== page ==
gsmonks - 31 May 2012 06:48 PM

The destination is happiness? Nonsense. As a musician/writer, I hear that type of nonsense all the time. “Music is supposed to make you feel good,” is a clunker I come across almost daily.

?I was hoping for a more sophisticated interpretation of the suitcase word ‘happiness’ given the general context spelled out in the ‘Moral Landscape’. But for the sake of clarity I will tweedlate a bit more on it for my own happiness. Happiness is the destination and sometimes to get there, you will encounter peaks and troughs that define the only subjective route to this destination. So when you listen to music that might evoke memories of long lost lovers or family, it is always carried out with the long term goal of happiness in mind whether explicit (reminiscence) or implicit (unconscious experience of dopamine). I guarantee that when it starts to sound like nails on a chalk board you will stop, as this is itself is a form of torture (white noise).

gsmonks - 31 May 2012 06:48 PM

The fact of the matter is that music not only expresses all emotion, but in the hands of a skilled composer/arranger can bring you to places nowhere else possible. It’s not about happiness. That’s like saying happiness is the best emotion or the most desirable emotion. It’s neither. It’s just one of a set of possible emotions.

Again in the context of the ‘Moral Landscape’ and as expressed here, ‘happiness’ is a suitcase word, and instead of being a one dimensional term with a singular cardinality, it is a set made up of a taxonomic spectrum of blended emotions which have the effect of releasing the ‘positive’ neurotransmitters. Unfortunately the word has both a general and specific connotations. I mean happiness in the long term general sense as opposed to the short term specific sense. I will try to be more careful in future to spell this out…mea culpa.

gsmonks - 31 May 2012 06:48 PM

?People like to be scared witless. This is why horror/slasher movies and roller-coasters are so popular. The greater percentage of the population prefer these to blissfully gathering posies while listening to the tweedlebirds tweedlating and ruminating to the rhythms of Nature.

Yes people do, “like” to be scared witless. But as you may know it is more entertaining watching horror/slasher movies than snuff movies or gruesome news coverage…or maybe a beheading. Here’s a little note for you, if you enjoy watching beheadings then I strongly suggest to check yourself into the next psychiatric ward as your DNA might be too divergent from ours for you to get away with that fetish for too long before you become unstuck. No, the difference you are either ignoring or not appreciating, is that all of these actions require the user to carry out a mental risk assessment beforehand.  Once the actor realises that the activity is very safe (including stunts by dare-devils) they become cooperative in their execution…not before, unless suicide is the destination. But heres a really interesting fact when the action concludes safely the brain will be flooded with endorphins, and that is what you’re really after. Would you rather watch a slasher movie or be the next victim? Apples and oranges can’t really be compared.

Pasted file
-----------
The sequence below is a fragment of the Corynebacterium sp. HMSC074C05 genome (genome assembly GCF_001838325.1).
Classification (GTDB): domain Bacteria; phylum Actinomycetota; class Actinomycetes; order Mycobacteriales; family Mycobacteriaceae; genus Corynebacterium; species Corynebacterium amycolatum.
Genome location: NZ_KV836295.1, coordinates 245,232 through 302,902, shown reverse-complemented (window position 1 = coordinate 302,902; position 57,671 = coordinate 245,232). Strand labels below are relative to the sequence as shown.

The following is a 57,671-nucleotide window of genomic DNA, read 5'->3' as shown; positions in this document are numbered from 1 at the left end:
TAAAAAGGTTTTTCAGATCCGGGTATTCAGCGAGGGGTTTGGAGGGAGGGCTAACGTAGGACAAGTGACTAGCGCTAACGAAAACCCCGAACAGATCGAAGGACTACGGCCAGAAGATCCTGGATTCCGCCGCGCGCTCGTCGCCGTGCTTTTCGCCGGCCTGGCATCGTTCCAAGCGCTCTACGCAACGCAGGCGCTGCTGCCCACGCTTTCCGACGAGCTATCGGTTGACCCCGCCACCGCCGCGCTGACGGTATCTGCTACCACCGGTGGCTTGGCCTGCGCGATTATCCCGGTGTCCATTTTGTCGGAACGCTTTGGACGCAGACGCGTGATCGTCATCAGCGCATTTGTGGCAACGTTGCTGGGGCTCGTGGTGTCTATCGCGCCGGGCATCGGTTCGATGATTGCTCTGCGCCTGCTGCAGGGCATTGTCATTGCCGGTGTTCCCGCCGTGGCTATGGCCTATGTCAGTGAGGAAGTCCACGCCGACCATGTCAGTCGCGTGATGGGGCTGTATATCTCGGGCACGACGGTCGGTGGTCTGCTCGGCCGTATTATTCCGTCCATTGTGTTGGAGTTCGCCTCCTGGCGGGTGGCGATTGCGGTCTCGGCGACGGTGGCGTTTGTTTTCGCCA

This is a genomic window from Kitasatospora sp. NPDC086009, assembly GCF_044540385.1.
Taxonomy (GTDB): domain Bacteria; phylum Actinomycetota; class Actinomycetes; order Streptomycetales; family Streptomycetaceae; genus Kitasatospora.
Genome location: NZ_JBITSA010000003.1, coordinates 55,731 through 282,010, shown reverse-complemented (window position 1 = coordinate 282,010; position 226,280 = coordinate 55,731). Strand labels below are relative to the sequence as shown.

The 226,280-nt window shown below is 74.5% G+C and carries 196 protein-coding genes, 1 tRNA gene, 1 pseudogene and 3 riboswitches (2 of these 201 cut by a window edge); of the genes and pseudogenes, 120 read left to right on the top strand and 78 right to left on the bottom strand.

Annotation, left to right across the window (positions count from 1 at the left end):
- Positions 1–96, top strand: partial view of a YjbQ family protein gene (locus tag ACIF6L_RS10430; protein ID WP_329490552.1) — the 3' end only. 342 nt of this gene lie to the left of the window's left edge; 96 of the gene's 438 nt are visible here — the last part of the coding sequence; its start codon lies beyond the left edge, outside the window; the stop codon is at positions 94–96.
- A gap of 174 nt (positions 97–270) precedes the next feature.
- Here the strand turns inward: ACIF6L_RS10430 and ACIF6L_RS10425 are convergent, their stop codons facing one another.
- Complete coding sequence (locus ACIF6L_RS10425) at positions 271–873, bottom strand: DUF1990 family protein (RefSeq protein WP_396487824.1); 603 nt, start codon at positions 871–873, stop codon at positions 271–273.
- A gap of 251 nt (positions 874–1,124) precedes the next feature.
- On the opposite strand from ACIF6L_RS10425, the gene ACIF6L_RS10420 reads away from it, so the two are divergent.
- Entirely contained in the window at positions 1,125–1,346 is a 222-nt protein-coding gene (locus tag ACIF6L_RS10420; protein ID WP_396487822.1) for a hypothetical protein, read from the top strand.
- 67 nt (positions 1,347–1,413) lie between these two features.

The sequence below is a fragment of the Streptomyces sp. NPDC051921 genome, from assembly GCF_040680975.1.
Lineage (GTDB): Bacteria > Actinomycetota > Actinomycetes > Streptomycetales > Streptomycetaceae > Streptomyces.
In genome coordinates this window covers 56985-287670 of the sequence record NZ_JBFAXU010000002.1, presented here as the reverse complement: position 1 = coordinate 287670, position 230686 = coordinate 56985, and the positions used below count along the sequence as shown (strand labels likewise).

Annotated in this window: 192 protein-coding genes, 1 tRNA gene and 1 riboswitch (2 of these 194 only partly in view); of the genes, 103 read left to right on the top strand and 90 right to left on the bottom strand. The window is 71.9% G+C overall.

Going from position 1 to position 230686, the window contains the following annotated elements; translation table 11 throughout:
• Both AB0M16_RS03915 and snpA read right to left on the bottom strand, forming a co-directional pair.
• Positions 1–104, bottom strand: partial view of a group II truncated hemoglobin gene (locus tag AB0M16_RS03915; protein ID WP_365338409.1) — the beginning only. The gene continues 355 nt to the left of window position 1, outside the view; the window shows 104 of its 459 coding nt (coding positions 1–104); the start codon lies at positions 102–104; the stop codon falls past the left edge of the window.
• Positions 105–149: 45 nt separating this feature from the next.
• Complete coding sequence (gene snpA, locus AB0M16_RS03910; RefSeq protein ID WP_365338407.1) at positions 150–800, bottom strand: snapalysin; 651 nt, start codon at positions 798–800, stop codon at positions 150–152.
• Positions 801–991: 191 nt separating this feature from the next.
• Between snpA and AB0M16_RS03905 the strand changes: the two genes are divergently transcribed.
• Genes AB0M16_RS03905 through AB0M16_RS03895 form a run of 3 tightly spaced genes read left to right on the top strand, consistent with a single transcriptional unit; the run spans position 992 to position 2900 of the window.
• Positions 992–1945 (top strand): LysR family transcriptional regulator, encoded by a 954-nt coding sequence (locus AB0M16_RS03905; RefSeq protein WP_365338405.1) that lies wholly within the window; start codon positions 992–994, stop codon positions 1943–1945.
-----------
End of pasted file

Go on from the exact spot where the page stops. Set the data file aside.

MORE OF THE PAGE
gsmonks - 31 May 2012 06:48 PM

?There are times when whole populations just love to slaughter other whole populations.

This is a particularly pernicious statement, sorry to say, as it implies that the perpetrators are all psychopaths, and while there are no doubt always some present, I am certain no where near to the same extent as this statement implies. This is where memes play a crucial role in setting up perceived threats to their subjects. When you are led to believe that your existence is on the brink and you are kept in the dark and fed on shinona propaganda you cannot be surprised when turned into a mushroom. I do not doubt that there is a very nasty and violent streak in the human psyche, no different in principle to that of chimpanzee troops that hunt down and savagely butcher spider monkeys. Our species, however, have one fundamental difference that precludes this kind of behaviour from being rational and that is the presence of a reason engine. We can predict things that other mammals can’t which allows us to set up models in our minds of what certain behaviours are likely to yield in long term benefits. These people had their engines highjacked by a virulent and potent meme, but at no time were they pursuing ‘happiness’ from any rational calculated perspective…they may have had Calais in mind but because of their indoctrination they set off for it via New York.

gsmonks - 31 May 2012 06:48 PM

Sociopathy isn’t an anomaly or an illness.

Yes sociopathy isn’t a biological anomaly or illness in the same way as psychopathy is, but the memes from which they are derived are as much a part of the physical landscape as the churches & mosques in which they dwell. Memes have the same ability to release all the ‘happy’ neurotransmitters, whether they are based on reality or not as they are of driving relentless aggression. Here is where the rubber meets the road when it comes to moral discernment.

Values ARE memes and are therefore in a sense either physical obstacles or useful tools…and so when we evaluate them we must do so with great care as they have the potential of leading us to Kandahar. This, in my opinion, is the currency with which this article is trading.